A brilliant book celebrating improbability as the engine that drives life, by the acclaimed author of The Selfish Gene and The Blind Watchmaker. The human eye is so complex and works so precisely that surely, one might believe, its current shape and function must be the product of design. How could such an intricate object have come about by chance? Tackling this subject—in writing that the New York Times called "a masterpiece"—Richard Dawkins builds a carefully reasoned and lovingly illustrated argument for evolutionary adaptation as the mechanism for life on earth. The metaphor of Mount Improbable represents the combination of perfection and improbability that is epitomized in the seemingly "designed" complexity of living things. Dawkins skillfully guides the reader on a breathtaking journey through the mountain's passes and up its many peaks to demonstrate that following the improbable path to perfection takes time. Evocative illustrations accompany Dawkins's eloquent descriptions of extraordinary adaptations such as the teeming populations of figs, the intricate silken world of spiders, and the evolution of wings on the bodies of flightless animals. And through it all runs the thread of DNA, the molecule of life, responsible for its own destiny on an unending pilgrimage through time. Climbing Mount Improbable is a book of great impact and skill, written by the most prominent Darwinian of our age.
An anthology of diverse and inspiring pieces to browse and to treasure. It shows the many of the best scientists have displayed as much imagination and skill with the pen as in the laboratory.
The best-selling author of The God Delusion and the artist of such award-winning graphic novels as Wizard and Glass address key scientific questions previously explained by rich mythologies, from the evolution of the first humans and the life cycle of stars to the principles of a rainbow and the origins of the universe. 150,000 first printing.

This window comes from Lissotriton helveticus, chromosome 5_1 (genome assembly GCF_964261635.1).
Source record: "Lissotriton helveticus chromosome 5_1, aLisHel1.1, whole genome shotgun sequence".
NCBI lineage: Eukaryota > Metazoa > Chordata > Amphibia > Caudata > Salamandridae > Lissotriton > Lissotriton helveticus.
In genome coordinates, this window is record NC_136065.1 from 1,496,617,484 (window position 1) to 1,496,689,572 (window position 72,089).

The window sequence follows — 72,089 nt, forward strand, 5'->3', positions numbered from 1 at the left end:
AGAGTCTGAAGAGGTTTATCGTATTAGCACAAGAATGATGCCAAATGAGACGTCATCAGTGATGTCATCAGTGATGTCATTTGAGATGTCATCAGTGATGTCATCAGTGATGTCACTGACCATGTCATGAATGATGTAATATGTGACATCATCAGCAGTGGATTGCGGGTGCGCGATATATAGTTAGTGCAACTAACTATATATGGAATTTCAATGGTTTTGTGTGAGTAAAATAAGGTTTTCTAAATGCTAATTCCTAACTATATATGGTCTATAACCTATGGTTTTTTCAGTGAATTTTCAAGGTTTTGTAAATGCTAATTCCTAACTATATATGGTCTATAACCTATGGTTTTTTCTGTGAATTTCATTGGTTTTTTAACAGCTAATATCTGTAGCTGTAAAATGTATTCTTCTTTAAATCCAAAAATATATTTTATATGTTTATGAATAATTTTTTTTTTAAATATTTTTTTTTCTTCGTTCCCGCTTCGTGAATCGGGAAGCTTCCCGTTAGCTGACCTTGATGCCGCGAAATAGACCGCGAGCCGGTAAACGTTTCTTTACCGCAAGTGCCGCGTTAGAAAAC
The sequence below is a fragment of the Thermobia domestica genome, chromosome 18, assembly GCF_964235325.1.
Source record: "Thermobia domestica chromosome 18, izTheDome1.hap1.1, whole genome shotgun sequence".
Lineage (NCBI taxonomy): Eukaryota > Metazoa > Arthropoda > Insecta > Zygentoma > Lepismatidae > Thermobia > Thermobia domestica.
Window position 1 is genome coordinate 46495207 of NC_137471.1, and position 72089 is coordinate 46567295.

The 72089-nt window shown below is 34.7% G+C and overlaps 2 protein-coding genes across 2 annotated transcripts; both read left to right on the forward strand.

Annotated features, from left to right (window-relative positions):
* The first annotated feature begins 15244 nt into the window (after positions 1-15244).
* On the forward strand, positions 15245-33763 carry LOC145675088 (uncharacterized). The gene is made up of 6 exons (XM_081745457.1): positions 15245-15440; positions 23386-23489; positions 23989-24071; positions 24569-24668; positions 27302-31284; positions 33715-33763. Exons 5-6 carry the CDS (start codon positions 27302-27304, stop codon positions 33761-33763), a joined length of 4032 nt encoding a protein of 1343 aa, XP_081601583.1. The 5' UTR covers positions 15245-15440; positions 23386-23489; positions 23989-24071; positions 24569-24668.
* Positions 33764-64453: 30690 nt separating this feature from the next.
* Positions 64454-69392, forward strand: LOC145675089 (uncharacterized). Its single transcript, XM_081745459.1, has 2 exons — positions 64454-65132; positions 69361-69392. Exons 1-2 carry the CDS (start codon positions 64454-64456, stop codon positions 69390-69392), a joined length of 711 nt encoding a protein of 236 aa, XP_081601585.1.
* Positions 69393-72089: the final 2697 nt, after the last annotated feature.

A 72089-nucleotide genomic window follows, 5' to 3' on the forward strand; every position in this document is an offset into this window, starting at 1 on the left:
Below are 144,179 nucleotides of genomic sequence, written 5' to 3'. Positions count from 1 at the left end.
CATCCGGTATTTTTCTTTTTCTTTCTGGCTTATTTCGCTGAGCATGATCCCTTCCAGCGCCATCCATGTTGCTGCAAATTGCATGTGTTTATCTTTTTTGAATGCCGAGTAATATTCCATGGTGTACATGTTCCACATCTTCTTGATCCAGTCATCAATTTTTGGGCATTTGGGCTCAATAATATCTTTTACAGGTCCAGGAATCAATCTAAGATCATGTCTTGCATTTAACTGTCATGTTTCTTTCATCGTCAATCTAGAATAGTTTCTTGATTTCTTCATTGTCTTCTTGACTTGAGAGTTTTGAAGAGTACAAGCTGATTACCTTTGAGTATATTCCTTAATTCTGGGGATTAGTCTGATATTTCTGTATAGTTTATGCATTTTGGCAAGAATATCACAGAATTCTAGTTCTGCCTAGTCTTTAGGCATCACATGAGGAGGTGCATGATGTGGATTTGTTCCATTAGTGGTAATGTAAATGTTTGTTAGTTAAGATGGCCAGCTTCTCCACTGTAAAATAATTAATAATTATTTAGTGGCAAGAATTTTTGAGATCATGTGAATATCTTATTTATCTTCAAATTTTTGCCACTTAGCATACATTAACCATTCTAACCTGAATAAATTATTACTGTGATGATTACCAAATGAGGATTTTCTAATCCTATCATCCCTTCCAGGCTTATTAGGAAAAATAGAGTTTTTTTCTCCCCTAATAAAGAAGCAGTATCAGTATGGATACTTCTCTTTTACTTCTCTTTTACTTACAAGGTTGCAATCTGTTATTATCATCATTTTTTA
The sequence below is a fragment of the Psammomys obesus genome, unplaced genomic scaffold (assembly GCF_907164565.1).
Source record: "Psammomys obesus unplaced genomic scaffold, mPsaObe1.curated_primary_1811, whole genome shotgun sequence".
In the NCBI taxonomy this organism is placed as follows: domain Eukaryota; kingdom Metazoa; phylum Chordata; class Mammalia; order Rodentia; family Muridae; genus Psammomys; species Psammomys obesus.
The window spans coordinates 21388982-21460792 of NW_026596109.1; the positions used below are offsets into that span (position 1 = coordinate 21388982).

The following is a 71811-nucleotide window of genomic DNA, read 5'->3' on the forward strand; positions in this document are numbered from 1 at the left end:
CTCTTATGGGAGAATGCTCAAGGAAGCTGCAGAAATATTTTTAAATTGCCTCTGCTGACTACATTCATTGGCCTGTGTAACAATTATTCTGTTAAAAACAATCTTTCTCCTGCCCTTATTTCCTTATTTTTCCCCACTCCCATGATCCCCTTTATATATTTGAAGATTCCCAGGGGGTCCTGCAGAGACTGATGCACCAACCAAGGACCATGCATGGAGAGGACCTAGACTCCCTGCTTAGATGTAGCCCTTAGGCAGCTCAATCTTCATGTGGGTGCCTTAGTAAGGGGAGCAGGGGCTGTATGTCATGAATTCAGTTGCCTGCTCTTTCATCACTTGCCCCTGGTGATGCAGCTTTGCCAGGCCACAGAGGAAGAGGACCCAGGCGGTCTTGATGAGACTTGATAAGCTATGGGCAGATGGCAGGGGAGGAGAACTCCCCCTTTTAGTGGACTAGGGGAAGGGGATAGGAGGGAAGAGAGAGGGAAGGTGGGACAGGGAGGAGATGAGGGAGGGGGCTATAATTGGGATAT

From the New York Times–bestselling author of Science in the Soul. “If any recent writing about science is poetic, it is this” (The Wall Street Journal). Did Newton “unweave the rainbow” by reducing it to its prismatic colors, as Keats contended? Did he, in other words, diminish beauty? Far from it, says acclaimed scientist Richard Dawkins; Newton’s unweaving is the key too much of modern astronomy and to the breathtaking poetry of modern cosmology. Mysteries don’t lose their poetry because they are solved: the solution often is more beautiful than the puzzle, uncovering deeper mysteries. With the wit, insight, and spellbinding prose that have made him a bestselling author, Dawkins takes up the most important and compelling topics in modern science, from astronomy and genetics to language and virtual reality, combining them in a landmark statement of the human appetite for wonder. This is the book Richard Dawkins was meant to write: a brilliant assessment of what science is (and isn’t), a tribute to science not because it is useful but because it is uplifting. “A love letter to science, an attempt to counter the perception that science is cold and devoid of aesthetic sensibility . . . Rich with metaphor, passionate arguments, wry humor, colorful examples, and unexpected connections, Dawkins’ prose can be mesmerizing.” —San Francisco Chronicle “Brilliance and wit.” —The New Yorker
Clarifies the seemingly implausible aspects of Darwin's theory, drawing on the famous watch comparison argued by William Paley, the eighteenth-century theologian
An ethologist shows man to be a gene machine whose world is one of savage competition and deceit